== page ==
Update COVID-19 in Indonesia: 4,066,404 confirmed infections, 131,372 deaths (28 August 2021)
15 September 2021 (closed)
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Darmin Nasution, Indonesia's Coordinating Economic Affairs Minister, is optimistic that gross domestic product (GDP) of Southeast Asia's largest economy can expand between 5.1 and 5.3 percent year-on-year (y/y) in the second quarter of 2017.
Main reason for this optimism is that global economic activity as well as global consumption - especially in the United States and Europe - is expected to have risen ahead of the summer. This should then have impacted positively on Indonesia's export performance.
Moreover, domestically, consumption has risen in Indonesia ahead of - and during - the Islamic Ramadan month and the Idul Fitri celebrations that mark the end of the fasting month.
In the first quarter of 2017 Indonesia's economy expanded 5.01 percent (y/y), a better performance compared to 4.92 percent (y/y) in Q1-2016 or 4.71 percent (y/y) in Q1-2015, reflecting accelerated economic growth, particularly supported by rising commodity prices (which also shows that the Indonesian economy remains vulnerably dependent on global commodity price swings).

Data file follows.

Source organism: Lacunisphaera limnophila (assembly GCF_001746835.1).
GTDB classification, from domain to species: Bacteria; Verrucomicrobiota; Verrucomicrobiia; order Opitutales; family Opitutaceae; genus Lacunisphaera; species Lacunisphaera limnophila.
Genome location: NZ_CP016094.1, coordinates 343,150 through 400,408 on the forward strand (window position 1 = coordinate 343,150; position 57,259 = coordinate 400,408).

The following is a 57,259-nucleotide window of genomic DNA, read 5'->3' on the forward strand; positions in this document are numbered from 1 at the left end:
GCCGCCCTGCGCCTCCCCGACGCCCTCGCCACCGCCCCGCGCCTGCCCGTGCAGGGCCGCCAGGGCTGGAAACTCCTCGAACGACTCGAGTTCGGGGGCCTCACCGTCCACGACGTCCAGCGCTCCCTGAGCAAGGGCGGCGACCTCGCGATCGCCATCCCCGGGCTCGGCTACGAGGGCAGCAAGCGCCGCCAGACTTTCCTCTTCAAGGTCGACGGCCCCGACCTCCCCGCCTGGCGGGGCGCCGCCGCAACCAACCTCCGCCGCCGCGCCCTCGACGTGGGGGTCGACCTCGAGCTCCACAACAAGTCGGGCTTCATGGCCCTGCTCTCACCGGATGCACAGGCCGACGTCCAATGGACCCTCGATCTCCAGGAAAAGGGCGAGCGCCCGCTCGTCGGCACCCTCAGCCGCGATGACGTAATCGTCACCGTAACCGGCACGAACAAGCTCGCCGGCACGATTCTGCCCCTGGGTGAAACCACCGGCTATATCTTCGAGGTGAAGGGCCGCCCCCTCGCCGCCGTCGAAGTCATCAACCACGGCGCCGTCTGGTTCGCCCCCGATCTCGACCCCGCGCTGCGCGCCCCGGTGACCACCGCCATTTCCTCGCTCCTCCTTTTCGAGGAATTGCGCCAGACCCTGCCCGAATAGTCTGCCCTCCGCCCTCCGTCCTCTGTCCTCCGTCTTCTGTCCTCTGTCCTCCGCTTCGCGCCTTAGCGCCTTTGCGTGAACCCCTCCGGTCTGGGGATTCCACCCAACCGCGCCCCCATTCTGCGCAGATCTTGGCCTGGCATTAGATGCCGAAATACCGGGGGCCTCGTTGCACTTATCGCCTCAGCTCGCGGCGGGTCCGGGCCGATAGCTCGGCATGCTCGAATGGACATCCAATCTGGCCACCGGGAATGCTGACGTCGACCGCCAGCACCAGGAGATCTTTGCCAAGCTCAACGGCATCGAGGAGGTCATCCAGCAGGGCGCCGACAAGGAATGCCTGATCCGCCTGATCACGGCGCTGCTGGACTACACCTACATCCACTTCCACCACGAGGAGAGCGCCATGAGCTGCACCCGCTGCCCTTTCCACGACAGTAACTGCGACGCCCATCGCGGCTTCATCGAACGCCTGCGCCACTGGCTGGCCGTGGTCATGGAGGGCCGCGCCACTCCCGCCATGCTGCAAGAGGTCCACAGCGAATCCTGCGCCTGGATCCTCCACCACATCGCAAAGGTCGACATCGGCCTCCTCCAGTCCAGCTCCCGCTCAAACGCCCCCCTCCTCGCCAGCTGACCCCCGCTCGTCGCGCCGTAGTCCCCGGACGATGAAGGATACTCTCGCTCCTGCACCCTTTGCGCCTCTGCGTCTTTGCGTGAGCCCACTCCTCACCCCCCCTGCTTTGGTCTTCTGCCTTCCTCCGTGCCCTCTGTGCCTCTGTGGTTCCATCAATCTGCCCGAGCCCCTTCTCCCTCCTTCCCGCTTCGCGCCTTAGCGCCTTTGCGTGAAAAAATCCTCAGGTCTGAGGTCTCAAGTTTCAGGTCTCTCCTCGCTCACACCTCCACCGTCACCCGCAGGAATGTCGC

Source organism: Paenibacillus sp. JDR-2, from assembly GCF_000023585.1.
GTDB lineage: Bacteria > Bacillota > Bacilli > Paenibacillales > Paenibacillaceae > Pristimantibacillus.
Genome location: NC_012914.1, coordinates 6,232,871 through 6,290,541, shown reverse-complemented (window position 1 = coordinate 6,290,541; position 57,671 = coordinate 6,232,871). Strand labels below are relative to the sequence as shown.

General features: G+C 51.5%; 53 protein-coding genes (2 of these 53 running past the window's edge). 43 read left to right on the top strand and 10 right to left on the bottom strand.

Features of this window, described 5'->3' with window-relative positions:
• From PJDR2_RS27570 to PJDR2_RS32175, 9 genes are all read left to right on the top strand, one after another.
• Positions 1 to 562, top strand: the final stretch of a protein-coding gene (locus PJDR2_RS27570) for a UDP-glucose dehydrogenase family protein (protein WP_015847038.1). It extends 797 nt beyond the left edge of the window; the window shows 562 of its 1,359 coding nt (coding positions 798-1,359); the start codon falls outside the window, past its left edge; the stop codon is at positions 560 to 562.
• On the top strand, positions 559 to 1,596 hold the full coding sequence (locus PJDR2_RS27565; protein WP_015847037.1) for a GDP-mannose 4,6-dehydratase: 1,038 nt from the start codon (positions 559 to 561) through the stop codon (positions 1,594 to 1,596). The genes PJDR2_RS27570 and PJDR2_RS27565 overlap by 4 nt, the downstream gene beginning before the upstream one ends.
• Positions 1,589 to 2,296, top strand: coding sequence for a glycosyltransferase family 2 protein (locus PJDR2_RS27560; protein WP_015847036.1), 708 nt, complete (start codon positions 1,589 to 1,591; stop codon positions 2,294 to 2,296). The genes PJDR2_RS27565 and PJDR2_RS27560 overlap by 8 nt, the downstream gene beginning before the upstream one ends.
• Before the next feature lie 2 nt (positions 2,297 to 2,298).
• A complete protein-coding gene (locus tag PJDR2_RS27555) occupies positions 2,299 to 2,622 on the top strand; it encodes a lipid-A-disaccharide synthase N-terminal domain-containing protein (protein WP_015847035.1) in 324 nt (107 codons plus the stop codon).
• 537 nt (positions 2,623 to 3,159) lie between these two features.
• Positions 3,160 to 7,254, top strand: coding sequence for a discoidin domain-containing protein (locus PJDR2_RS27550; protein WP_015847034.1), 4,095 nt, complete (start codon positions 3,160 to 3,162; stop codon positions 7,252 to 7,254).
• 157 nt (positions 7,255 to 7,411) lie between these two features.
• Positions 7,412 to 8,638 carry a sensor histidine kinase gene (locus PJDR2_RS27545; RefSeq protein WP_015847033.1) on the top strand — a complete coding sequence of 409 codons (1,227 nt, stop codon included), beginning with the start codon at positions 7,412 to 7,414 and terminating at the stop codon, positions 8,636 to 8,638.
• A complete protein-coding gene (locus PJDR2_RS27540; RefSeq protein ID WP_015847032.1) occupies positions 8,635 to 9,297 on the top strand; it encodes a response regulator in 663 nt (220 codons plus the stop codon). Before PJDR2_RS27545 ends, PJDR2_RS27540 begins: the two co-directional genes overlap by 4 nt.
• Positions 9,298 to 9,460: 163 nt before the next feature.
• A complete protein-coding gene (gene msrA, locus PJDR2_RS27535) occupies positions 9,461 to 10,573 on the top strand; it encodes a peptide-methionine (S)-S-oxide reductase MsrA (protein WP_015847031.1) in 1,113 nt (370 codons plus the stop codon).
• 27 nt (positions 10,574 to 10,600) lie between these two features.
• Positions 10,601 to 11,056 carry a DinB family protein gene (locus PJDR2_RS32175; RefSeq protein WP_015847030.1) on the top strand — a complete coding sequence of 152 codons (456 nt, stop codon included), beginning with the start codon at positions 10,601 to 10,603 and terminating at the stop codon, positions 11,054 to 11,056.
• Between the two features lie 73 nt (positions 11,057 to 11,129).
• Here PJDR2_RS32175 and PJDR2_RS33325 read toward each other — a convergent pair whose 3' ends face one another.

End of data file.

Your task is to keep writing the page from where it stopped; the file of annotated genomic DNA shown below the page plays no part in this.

Last year Indonesia's economic growth in the second quarter was recorded at 5.19 percent (y/y), the peak in terms of quarterly growth in 2016. In the vision of Indonesia's central bank (Bank Indonesia), it will be very hard to surpass that figure (or even to match it). Perry Warjiyo, Deputy Governor of Bank Indonesia, said economic growth of Indonesia will not touch 5.1 percent (y/y) in the second quarter due to weaker exports and bleak non-construction investment. As such, his opinion is in contrast to the opinion of Minister Nasution.
Indonesia's Statistics Agency (BPS) is expected to release the official Q2-2017 GDP growth figure in early August.
Indonesia's Quarterly GDP Growth 2009-2017 (annual % change):
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Source: Statistics Indonesia (BPS)